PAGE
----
Have you experienced a trauma first hand? Witnessed the aftermath a loved one has experienced from one? Or, is your knowledge based on reading or hearing experiences of individuals via newspaper, book, or television?
It’s not a subject to be taken lightly and it certainly needs more public awareness and understanding. “Trauma is a public health issue.”*
The gravity of trauma cannot be measured. The experience, feelings, emotions, and aftermath are as individualized as can be.
Various conditions, events, occurrences can amount to trauma. If the traumatic event involved pain, we know that the pain scale is also subjective.
“Population-based data from various countries indicate that a majority of adults will experience a traumatic event at some point in their lives.”*
This is grim to think about, but I believe it’s better to know about these things than not. A basic understanding that impacts the masses is paramount to successful outcomes.
The cause of trauma? Well, it varies. As traumatic events “do not only occur at random, but can be influenced by individual characteristics, peer group relationships, community characteristics, and socio-political factors.”*
Trauma has the ability to be an everlasting struggle in a person’s life. It can likely be triggered by seeing or hearing something that reminds a person of the event. Undoubtedly it can permeate through an individual’s entire life. It has what they call a domino effect.
It can impact an individual emotionally, mentally, physically, and in going about their daily life (health, relationships, work, and lifestyle).
What are some types of initial reactions to trauma? ***
- Blunted affect
My focus in this article is trauma as is relates to individual health.
“Traumatic stress reactions are normal reactions to abnormal circumstances.”***
This can’t be underscored enough. Your reaction, fear, confusion, whatever you are feeling is normal.
“Survivors’ immediate reactions in the aftermath of trauma are quite complicated and are affected by:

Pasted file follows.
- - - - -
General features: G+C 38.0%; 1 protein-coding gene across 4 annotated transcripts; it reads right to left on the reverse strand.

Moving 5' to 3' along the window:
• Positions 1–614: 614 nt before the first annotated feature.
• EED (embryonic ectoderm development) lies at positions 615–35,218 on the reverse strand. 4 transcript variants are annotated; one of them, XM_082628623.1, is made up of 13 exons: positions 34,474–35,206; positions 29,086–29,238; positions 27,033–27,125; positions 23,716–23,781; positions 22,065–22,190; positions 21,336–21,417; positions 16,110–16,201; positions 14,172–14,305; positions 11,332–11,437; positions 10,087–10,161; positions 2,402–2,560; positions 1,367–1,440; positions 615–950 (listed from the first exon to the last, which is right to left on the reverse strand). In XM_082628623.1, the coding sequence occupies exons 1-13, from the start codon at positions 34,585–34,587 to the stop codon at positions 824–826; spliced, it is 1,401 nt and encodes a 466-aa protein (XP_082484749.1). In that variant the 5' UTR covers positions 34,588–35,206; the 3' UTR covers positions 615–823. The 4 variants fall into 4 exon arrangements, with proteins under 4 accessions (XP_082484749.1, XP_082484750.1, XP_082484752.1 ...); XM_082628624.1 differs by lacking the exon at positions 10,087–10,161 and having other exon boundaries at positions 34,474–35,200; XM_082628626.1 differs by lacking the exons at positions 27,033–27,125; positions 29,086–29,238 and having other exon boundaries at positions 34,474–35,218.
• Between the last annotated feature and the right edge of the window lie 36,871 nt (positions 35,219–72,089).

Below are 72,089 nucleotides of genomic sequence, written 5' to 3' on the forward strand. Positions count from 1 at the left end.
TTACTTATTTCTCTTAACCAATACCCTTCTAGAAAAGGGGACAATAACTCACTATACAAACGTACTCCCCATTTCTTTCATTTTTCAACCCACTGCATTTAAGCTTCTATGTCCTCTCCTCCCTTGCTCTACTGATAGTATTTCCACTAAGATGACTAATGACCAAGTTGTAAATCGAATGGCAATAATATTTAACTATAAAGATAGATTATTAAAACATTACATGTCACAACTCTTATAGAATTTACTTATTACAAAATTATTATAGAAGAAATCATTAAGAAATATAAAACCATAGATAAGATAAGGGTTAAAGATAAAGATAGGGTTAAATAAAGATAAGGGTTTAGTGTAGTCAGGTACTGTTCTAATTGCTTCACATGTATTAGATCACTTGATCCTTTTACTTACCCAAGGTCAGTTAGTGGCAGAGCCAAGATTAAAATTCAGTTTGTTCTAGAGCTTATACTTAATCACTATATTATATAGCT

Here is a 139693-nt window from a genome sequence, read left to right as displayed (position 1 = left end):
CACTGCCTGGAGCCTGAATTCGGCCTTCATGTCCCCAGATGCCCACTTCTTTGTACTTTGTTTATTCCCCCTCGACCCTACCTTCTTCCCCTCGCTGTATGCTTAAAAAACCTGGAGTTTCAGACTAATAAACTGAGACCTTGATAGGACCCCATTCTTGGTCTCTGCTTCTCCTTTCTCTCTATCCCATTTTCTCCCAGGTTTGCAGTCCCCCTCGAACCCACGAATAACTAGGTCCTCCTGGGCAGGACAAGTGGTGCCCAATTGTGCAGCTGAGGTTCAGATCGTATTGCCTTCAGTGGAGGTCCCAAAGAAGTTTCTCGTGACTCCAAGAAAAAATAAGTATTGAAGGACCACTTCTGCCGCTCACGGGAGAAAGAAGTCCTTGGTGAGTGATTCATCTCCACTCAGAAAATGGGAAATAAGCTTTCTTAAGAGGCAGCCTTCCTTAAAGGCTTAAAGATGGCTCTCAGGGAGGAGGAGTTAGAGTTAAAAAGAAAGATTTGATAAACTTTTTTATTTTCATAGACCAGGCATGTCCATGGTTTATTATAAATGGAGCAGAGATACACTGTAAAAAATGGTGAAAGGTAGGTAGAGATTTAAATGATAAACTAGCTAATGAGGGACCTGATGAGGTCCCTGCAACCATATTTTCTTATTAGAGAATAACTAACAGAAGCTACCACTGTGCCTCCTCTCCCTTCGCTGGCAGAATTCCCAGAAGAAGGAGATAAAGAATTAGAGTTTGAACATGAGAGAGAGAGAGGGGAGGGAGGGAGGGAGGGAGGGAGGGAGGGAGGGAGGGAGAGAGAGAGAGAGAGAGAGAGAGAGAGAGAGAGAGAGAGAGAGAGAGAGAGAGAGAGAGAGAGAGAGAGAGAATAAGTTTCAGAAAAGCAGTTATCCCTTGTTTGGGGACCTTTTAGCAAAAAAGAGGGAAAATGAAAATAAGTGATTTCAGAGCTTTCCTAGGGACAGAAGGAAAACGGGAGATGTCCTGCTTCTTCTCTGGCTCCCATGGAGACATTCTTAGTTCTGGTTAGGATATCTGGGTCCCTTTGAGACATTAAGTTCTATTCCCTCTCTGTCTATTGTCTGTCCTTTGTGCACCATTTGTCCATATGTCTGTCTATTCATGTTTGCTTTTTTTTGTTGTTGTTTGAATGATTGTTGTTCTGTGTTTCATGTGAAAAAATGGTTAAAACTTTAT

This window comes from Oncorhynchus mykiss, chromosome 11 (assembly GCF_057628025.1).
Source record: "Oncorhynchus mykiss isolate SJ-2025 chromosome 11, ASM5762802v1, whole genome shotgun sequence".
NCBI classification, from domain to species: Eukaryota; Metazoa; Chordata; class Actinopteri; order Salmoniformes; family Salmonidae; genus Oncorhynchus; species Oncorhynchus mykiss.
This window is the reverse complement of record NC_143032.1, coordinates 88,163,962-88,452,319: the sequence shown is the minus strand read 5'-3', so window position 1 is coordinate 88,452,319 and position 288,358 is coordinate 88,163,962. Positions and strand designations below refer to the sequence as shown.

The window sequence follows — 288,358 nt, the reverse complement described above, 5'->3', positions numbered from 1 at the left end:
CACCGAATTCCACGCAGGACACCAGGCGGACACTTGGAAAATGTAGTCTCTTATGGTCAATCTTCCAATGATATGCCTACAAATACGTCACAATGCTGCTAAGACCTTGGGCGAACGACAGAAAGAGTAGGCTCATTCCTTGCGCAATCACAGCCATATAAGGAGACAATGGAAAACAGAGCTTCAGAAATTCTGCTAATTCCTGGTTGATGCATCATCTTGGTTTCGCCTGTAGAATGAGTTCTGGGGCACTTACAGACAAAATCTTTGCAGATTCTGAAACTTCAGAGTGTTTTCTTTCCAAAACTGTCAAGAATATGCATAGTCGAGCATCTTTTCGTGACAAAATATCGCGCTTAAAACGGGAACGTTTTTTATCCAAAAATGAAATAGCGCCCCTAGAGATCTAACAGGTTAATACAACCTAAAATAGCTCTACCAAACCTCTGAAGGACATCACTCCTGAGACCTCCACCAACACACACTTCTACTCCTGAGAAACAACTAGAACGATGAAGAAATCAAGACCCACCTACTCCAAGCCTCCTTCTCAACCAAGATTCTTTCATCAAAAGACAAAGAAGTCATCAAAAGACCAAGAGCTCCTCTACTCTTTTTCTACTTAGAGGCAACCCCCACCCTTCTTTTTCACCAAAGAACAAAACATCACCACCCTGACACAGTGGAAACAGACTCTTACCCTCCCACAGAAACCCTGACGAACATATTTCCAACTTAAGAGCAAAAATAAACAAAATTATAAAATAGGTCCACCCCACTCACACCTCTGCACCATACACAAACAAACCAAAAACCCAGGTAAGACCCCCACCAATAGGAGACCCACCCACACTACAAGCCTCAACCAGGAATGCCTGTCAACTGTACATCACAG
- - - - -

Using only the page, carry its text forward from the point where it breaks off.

- their own experiences,
- the accessibility of natural supports and healers,
- their coping and life skills and those of immediate family, and
- the responses of the larger community in which they live.”***
Physical symptoms can arise as a result of trauma. Choosing the right primary care doctor for you from the starting gates or firing your doctor and pairing with the right one – is vital.
As “primary care may be the first and only door through which individuals seek assistance for trauma-related symptoms.”*** Though, this can be applied to any health condition.
Don’t you want your primary care to identify practical solutions to your health issues or refer you to a specialist or doctor who can? The health team you choose is one of the most important decisions you can make for your health and wellbeing.
Reported physical symptoms and disorders from traumatic experiences can manifest in***:
- sleep disturbances
- gastrointestinal distress
- cardiovascular symptoms
- respiratory issues
- urological signs
- substance use disorders
Branching out particularly on sleep, “Trauma survivors with and without PTSD frequently report a variety of sleep disturbances, consisting of trauma-related nightmares, autonomic hyper-arousal, and excessive movements.”**
There has been a noted correlation between sleep, anxiety, mood and PTSD.
Waking up in a cold sweat, having flashbacks, being afraid to fall asleep – to put it bluntly, trauma continues to terrorize.
Trauma and PTSD co-mingle.
In my interview with Dr. Debra Kaysen, she explained how multi-faceted PTSD, treatment options, and up to date statistics.
“Individuals seek to understand major upheavals in their lives. Although a natural way of understanding traumas is by talking with others, many upsetting events cannot easily be discussed.”****
I hope that this piece reminds you about the very realness of trauma and PTSD. Often times as the popular phrase goes, “You never know what someone is going through. Be kind. Always.”
Coming next: Blood draw reveals many secrets of the body